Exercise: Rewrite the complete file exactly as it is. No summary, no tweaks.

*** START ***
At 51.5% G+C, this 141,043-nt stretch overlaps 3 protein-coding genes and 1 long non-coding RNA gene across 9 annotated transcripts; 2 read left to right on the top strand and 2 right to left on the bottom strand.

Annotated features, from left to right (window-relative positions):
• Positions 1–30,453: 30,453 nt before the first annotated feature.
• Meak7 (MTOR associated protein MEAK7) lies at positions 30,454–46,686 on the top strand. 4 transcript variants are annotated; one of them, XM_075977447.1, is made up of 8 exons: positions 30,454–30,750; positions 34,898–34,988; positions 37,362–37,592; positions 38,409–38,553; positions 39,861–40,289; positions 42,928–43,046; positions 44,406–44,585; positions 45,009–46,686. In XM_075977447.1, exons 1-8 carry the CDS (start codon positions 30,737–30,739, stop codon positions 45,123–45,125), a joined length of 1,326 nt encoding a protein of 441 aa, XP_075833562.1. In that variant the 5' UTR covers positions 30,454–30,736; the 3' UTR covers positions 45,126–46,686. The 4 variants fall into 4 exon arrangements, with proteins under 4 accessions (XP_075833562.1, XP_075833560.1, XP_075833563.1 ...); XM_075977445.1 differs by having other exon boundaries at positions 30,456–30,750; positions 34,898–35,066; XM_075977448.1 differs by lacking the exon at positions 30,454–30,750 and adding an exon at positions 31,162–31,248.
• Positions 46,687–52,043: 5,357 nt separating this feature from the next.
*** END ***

At 51.5% G+C, this 141,043-nt stretch overlaps 3 protein-coding genes and 1 long non-coding RNA gene across 9 annotated transcripts; 2 read left to right on the top strand and 2 right to left on the bottom strand.

Annotated features, from left to right (window-relative positions):
• Positions 1–30,453: 30,453 nt before the first annotated feature.
• Meak7 (MTOR associated protein MEAK7) lies at positions 30,454–46,686 on the top strand. 4 transcript variants are annotated; one of them, XM_075977447.1, is made up of 8 exons: positions 30,454–30,750; positions 34,898–34,988; positions 37,362–37,592; positions 38,409–38,553; positions 39,861–40,289; positions 42,928–43,046; positions 44,406–44,585; positions 45,009–46,686. In XM_075977447.1, exons 1-8 carry the CDS (start codon positions 30,737–30,739, stop codon positions 45,123–45,125), a joined length of 1,326 nt encoding a protein of 441 aa, XP_075833562.1. In that variant the 5' UTR covers positions 30,454–30,736; the 3' UTR covers positions 45,126–46,686. The 4 variants fall into 4 exon arrangements, with proteins under 4 accessions (XP_075833562.1, XP_075833560.1, XP_075833563.1 ...); XM_075977445.1 differs by having other exon boundaries at positions 30,456–30,750; positions 34,898–35,066; XM_075977448.1 differs by lacking the exon at positions 30,454–30,750 and adding an exon at positions 31,162–31,248.
• Positions 46,687–52,043: 5,357 nt separating this feature from the next.